Using FASTGraphs, it turns out that EYE ratio, earnings yield estimate, is a good proxy for overall attractiveness of a stock.  All of the stocks with an EYE ratio of 3.5 or lower have two or more red boxes.  I was surprised to see the low yield on BBL, was the dividend recently cut?  I need to check.**  Regarding the others, here are a few thoughts:

  • I bought MCD slowly, and its never been at an attractive valuation.  My total gain on MCD over the past couple of years is a mere 5.54%.  Weak.
  • I bought WMT, like MCD, for its stellar history, but its never been a great value.  My total return on WMT since purchase is 12.02%.  Better than MCD, but still weak, and 4% came in the past week....
  • MDT has been a great stock for the's up 74% since purchase, and is getting a little overvalued.  I've trimmed it several times these past two years.
  • GD is another great performer, now a bit overvalued, with a total gain since purchase of over 115%.  I've trimmed this holding, but may need to again.
  • JNJ is up 59% since purchase, and may need to be trimmed.
  • KO is another that I added for reputation and moat, but has never been undervalued.  My total return since purchase is a weak 11%.
Need to give this some thought.

Here is a screen of my high yield, low growth stocks, screened by cash from operations (instead of earnings).  As long as the yields stay above 4%, and they continue to raise the dividend, which might become a problem for SO and PM, I'll continue to hold these:

That's all for now,


**Note:  BBL yield is actually 4.6%...FASTGraph had it as half of that....I'll continue to hold BBL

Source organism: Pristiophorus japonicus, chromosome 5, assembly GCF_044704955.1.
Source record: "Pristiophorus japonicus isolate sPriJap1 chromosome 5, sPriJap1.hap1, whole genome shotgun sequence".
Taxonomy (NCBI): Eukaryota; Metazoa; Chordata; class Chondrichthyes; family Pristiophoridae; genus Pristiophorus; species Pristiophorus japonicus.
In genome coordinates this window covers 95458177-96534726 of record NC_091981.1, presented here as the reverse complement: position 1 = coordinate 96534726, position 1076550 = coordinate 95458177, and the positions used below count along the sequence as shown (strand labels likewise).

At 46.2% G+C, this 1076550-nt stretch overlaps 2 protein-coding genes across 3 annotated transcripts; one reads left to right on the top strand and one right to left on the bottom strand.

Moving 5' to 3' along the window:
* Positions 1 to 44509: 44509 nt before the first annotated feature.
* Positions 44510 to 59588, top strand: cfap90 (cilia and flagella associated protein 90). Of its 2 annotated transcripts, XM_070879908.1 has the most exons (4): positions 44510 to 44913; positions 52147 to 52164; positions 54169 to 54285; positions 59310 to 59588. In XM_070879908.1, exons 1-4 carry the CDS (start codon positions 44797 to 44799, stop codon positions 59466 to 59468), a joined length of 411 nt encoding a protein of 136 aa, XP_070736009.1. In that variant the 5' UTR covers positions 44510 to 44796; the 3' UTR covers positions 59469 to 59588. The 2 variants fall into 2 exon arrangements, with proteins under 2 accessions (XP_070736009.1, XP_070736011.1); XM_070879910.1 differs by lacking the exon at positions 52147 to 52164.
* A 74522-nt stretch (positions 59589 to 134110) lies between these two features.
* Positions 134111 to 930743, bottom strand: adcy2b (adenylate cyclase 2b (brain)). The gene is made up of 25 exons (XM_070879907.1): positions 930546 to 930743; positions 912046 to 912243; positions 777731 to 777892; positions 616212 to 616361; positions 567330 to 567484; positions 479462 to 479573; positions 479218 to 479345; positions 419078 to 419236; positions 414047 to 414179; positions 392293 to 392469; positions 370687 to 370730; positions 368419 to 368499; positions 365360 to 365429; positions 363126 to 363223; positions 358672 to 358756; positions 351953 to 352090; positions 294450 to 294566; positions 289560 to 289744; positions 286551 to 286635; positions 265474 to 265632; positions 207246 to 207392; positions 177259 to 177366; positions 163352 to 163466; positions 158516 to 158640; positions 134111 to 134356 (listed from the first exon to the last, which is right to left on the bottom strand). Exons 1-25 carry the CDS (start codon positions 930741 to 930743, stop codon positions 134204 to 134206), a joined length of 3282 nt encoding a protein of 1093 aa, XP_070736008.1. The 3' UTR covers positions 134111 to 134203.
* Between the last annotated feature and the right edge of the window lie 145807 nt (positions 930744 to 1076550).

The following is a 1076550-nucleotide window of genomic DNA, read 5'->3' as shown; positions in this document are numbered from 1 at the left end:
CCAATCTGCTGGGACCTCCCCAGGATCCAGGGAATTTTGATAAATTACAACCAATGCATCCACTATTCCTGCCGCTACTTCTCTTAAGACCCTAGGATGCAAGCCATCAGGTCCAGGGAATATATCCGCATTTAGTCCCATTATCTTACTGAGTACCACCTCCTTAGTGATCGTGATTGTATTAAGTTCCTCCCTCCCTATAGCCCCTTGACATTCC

Thursday, November 13, 2014

HAL rumored to be in talks with BHI (Baker Hughes)

From today's WSJ.....HAL is a large position in the portfolio, and it trading at a nice discount to fair value....


Halliburton in Talks to Buy Baker Hughes
Talks Moving Quickly Between Rival Providers of Oilfield Services

The deal would be one of the largest energy deals in recent years and comes as the industry is grappling with a sharp decline in oil prices.

The deal would be one of the largest energy deals in recent years and comes as the industry is grappling with a sharp decline in oil prices.

Halliburton Co. is in talks to buy Baker Hughes Inc., according to people familiar with the matter.

Talks between the two oil-field-services companies are moving quickly, and they could reach an agreement soon, said two of the people.

The price being discussed couldn't be learned, but a deal for Baker Hughes would likely come at a premium to the Houston company’s market capitalization, which was $21.6 billion as of Thursday afternoon. Halliburton had a market value of $45.2 billion.

Shares of Baker Hughes, which were halted for a while, jumped 15% following the news to $58.75, while Halliburton shares added 1% to $53.79.

A deal of this size would be one of the largest energy deals in recent years and comes as the industry is grappling with a sharp decline in oil prices.

Baker Hughes was formed in 1987 when Baker International and Hughes Tools Co. came together. The company has more than 60,000 employees, according to its website.

Oil-field services companies help energy producers find and extract hydrocarbons. They have had to deal with a glut of natural-gas supply in recent years that caused oil prices to plunge and pushed energy companies to shift operations to oil-rich shale, which is harder to tap.

—Ryan Dezember contributed to this article.